The American Revolution had not been fought with the intent to change the social dynamics of the people, but the ideology that was established through decades of debate both before and immediately after the Revolution would eventually lead to social change. In the United States this social change was slow, sometimes terribly slow and with human suffering the consequence, but with slow change came stability. While many revolutions would follow in the footsteps of the American Revolution, few of the political entities formed from those revolutions witnessed the longevity and stability of that the United States with its slow and never-ending process of ensuring “Life, Liberty and the pursuit of Happiness” for its people.

A Defining Moment in History: Appomattox Court House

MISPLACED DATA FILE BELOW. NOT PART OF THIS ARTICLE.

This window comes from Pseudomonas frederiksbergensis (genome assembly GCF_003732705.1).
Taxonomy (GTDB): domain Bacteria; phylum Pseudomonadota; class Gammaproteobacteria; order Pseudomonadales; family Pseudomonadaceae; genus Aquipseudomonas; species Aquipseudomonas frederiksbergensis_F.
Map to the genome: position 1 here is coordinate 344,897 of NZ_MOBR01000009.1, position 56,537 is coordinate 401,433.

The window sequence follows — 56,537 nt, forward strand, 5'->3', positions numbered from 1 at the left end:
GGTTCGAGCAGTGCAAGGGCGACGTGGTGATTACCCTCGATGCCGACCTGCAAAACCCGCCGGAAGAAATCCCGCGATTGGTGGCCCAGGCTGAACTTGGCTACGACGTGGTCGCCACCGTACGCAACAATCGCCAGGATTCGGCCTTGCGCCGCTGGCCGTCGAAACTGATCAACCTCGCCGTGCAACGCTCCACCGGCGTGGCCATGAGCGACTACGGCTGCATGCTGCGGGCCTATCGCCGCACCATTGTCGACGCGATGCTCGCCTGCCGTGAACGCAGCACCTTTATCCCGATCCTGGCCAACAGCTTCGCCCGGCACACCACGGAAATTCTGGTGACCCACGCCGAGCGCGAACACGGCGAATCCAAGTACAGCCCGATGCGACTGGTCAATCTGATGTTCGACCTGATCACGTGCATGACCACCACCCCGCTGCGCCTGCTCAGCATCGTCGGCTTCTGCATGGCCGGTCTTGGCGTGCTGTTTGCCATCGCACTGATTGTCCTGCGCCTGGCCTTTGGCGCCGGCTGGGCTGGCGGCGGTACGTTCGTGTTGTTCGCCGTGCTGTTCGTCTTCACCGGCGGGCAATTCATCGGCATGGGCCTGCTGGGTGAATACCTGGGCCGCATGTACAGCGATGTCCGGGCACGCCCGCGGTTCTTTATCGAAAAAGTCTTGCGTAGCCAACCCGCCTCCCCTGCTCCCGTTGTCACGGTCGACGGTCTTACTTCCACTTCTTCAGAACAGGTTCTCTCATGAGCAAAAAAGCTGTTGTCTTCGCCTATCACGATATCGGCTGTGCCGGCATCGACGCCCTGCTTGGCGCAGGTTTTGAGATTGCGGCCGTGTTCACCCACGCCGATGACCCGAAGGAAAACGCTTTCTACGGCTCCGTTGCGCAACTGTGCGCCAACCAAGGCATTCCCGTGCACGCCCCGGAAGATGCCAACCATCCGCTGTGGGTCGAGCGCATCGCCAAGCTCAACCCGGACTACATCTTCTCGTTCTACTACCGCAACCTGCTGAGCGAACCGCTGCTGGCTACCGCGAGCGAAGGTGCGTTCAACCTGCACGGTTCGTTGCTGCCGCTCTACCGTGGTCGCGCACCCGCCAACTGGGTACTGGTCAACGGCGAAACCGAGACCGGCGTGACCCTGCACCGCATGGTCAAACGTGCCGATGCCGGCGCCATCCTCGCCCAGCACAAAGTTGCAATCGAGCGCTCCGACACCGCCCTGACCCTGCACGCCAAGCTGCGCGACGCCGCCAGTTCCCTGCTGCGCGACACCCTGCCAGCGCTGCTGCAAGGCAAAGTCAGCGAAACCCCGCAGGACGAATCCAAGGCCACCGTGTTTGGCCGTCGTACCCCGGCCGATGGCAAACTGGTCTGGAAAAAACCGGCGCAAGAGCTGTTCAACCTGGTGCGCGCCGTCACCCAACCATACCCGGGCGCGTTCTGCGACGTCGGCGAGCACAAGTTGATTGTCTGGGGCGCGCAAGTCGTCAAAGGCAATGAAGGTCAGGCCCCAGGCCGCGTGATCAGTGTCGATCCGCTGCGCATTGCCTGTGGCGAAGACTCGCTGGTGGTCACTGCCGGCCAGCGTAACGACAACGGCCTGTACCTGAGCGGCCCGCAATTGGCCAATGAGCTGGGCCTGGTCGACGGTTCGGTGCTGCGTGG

One hundred and fifty years ago General Robert E. Lee surrendered to General Ulysses S. Grant at Appomattox, Virginia, thereby signaling the end of a long and bloody war which had been fought over the question of whether a political state had a right to leave a union it had voluntarily joined. History books enumerate the varied and difficult sociopolitical causes that led to the rupture of the United States and the devastating effects the rupture had on the people and the nation. At the heart of the rupture was a central question, was the United States a federation or a confederation? Modern attempts to clarify the difference between the two types of union focus on a key difference between otherwise similar political institutions – voluntary entry and the notion that a sovereign state that enters voluntarily should in turn be able to freely exit if it chooses. In the nineteenth century, the American Civil War seemed to have determined that the United States had become a federation upon the signing of the U.S. Constitution and the dissolution of the union would not be tolerated. In the twentieth century, other confederations would seek dissolution with varied levels of success. Arguing that they had never agreed to become a federation but had only agreed to a loose confederation, political states like Slovenia managed to declare and achieve independence. Not all attempts by small political states belonging to larger political unions succeeded in achieving both independence and international recognition without first engaging in prolonged civil wars. During the American Civil War and the many civil wars of the twentieth century, the international community, particularly the great powers, felt the need to intervene usually, but not always, on the side which sought to protect the status quo. Interestingly, as important as maintaining the status quo and suppressing war might have been to the great powers, occasionally they would see value in the breakup of large unions regardless of whether the unions were federations, confederations, or empires.  In the end, it seemed to matter little how a union was defined, rather what mattered was how the other great nations could best benefit economically, politically, and socially. In the case of the American Civil War, the great powers decided that intervention would be too costly. Keeping peace in Europe was enough of a problem without throwing support behind a bunch of rebel states wishing to form a separate, more loosely bound union. Prior to April 9, 1865, there had been a debate as to whether the United States was a confederation of states voluntarily joined and with the right to freely exit. With the defeat of the South, the debate should have ended. However, despite the fact that the events at Appomattox Court House comprised a defining moment in U.S. history, the distinction between federation and confederation did not seem to solidify, at least not when secessionist rhetoric finds a foothold.